Sometimes it’s difficult to write a review for a movie that you believe to be absolutely perfect and the definition of pure cinema. It becomes less a review and more of a rave, although reviews in general run the gamut from rant to rave. Celine Sciamma’s masterpiece — a word I use very rarely — is one such film that deserves all the praise it has been given, and more.
I came across this Oscar-nominated film while browsing Netflix for something intriguing, thriller-like to watch while self-quarantining at home. If you’ve seen some of my other reviews, you’ve probably noticed that I’ve been drawn to horror and similar films, perhaps just because I’ve been in the mood and have a newfound appreciation for them. While Anthony Minghella’s star-studded film is more of a mystery/thriller than a horror film, it contains some horrifying and creepy elements that are often found in horror genre flicks.
In case you can’t tell from some of my reviews, I was on a bit of a horror kick. Maybe being trapped inside my house made me want to feel even more uncomfortable? Or maybe it’s because I’d realized my newfound love for the genre, and not just in recent films.
I’m not sure if it would have made more sense for me to watch Hereditary before writer-director’s second [wide-release] film, Midsommar, released about a year apart. I did the opposite. And, if you’ve seen my review for Midsommar, you know that I appreciated Aster’s unique style and the strong performance from Florence Pugh, but I wasn’t too keen on the way things played out.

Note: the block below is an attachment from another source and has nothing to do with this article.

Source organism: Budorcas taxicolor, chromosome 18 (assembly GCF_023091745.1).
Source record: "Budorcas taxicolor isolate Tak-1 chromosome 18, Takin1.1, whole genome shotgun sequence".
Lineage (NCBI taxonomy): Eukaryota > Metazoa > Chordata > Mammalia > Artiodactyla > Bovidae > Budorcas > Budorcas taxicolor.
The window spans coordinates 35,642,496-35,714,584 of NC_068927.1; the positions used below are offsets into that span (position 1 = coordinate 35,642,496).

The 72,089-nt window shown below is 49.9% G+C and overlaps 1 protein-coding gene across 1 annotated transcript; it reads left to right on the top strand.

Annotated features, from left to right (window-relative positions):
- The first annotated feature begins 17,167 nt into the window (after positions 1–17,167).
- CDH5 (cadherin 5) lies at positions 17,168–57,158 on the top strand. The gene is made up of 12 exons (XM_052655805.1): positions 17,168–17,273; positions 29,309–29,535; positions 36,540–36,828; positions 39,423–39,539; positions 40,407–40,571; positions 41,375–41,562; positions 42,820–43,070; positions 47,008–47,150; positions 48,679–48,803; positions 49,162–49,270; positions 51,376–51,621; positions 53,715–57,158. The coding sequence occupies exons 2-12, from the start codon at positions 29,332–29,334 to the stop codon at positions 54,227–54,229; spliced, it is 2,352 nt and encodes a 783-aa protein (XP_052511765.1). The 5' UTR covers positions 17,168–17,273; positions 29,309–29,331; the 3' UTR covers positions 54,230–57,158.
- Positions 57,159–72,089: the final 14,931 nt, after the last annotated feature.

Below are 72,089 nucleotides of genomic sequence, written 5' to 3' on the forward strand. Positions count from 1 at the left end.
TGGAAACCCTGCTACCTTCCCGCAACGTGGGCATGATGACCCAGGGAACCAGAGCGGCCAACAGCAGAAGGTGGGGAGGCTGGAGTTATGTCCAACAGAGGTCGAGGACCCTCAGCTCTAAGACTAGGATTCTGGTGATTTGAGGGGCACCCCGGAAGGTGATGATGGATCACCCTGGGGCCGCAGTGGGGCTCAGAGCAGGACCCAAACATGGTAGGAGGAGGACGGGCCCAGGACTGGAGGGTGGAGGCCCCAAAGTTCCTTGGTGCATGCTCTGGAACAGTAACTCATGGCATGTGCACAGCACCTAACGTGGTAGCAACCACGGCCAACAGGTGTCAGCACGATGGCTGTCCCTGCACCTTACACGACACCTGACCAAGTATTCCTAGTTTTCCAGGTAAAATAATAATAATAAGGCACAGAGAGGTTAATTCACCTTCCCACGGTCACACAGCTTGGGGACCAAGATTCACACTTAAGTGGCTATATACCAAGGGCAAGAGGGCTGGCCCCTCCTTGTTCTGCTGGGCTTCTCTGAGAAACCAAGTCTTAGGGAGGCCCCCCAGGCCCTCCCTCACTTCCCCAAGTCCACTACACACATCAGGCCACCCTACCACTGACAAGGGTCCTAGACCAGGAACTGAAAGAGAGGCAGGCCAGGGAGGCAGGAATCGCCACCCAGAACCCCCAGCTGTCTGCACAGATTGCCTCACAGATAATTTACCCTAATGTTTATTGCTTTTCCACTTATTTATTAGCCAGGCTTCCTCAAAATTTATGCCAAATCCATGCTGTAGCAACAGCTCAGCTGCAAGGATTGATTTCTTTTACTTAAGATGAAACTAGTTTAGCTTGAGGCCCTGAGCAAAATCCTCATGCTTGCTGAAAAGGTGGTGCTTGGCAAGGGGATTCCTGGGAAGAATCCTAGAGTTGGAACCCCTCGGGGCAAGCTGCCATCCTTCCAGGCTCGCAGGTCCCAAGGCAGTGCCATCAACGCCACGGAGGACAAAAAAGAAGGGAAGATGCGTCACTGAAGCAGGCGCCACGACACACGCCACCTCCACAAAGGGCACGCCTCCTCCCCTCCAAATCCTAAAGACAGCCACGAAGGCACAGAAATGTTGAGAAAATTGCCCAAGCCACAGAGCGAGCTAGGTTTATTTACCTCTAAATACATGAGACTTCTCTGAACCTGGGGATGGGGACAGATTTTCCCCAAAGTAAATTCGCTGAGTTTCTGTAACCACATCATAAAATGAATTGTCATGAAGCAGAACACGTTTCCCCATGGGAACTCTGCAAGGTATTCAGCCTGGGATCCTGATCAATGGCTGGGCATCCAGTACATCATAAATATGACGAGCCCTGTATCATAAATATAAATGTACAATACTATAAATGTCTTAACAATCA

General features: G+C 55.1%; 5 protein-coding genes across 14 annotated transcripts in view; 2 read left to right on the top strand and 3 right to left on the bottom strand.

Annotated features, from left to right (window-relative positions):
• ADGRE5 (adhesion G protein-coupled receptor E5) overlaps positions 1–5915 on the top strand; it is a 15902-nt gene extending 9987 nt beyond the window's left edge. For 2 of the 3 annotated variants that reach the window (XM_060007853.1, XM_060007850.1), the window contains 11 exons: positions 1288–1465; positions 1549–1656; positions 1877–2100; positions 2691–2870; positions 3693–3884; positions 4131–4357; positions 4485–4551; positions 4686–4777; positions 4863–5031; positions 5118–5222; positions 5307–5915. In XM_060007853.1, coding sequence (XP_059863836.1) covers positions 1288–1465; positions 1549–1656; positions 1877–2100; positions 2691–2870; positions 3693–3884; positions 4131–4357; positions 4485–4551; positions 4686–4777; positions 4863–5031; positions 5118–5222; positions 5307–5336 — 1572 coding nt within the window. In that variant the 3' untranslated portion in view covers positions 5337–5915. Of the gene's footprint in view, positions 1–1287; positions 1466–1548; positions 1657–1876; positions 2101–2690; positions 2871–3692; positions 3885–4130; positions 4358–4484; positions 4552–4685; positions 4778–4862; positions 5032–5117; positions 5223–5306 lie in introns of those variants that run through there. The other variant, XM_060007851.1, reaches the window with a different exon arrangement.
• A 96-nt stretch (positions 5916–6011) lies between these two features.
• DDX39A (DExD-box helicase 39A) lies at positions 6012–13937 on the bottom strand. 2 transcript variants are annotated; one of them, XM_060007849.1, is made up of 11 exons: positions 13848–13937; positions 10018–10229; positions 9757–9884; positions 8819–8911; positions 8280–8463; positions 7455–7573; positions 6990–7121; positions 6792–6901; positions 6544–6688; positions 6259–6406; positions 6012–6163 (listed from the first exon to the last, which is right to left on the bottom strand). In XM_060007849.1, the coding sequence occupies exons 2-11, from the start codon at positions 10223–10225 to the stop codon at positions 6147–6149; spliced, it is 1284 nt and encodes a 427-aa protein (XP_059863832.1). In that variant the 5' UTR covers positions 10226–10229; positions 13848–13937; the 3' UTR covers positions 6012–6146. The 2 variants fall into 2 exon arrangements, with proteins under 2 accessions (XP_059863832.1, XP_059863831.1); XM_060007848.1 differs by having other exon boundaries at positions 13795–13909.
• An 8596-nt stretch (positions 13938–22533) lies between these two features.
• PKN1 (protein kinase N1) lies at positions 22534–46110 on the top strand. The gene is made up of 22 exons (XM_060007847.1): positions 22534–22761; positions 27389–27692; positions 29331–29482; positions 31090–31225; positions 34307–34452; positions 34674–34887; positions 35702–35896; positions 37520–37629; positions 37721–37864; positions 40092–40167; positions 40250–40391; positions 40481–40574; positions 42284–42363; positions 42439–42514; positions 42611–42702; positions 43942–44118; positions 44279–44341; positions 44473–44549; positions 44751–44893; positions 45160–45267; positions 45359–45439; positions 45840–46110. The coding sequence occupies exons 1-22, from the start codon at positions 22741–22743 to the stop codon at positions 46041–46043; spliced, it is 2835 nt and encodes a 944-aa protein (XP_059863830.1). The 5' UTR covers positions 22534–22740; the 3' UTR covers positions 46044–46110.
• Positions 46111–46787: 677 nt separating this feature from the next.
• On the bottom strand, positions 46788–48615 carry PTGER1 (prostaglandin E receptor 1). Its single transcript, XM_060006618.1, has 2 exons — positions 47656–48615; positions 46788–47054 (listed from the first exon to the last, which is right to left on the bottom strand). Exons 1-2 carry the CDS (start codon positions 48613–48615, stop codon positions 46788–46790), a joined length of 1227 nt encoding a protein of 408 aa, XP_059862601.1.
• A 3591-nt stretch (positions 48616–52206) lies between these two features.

Misery is essentially the first movie I watched during my self-quarantine, and one that is basically perfect viewing for being trapped in your home (unless you’re too freaked out by what transpires in the film). I’d been wanting to catch up on Oscar-winning performances that I missed, including this one that features Kathy Bates in her Best Actress-winning role as the kooky, villainous Annie Wilkes.
Kramer vs. Kramer is, in a way, the spiritual and thematic successor to Marriage Story. Yet, while the newer film focuses on the rift between the soon-to-be-divorced couple, the former focuses on the impact of the divorce and separation on the couple’s young son.
You can never fault Pixar for lack of imagination, and their latest, the fantastical-set Onward, is no different. The film centers on two elf brothers, voiced by MCU stars Chris Pratt and Tom Holland, living in a world that is very similar to our own, except that it is inhabited by magical creatures (like the Monsters films, in that sense).
At the beginning of the pandemic, in addition to watching newly-released films, I started catching up on Oscar winners/nominees of years bast. And, I decided to go back over 50 years, to the first and only X-rated film to win Best Picture, Midnight Cowboy.
I wasn’t always a fan of horror films. In fact, until recently-ish, I didn’t want to watch them, no matter how strong the reviews. I guess I just didn’t want to be scared.
Let me start off this review by saying that I have not read Jack Lownden’s book, Call of the Wild, on which this movie is based — so this means that I may not have the same issues with the adaptation as fans of the book might. In fact, I had very few issues with this new adaptation, which features a fully-CGI dog (and other animals).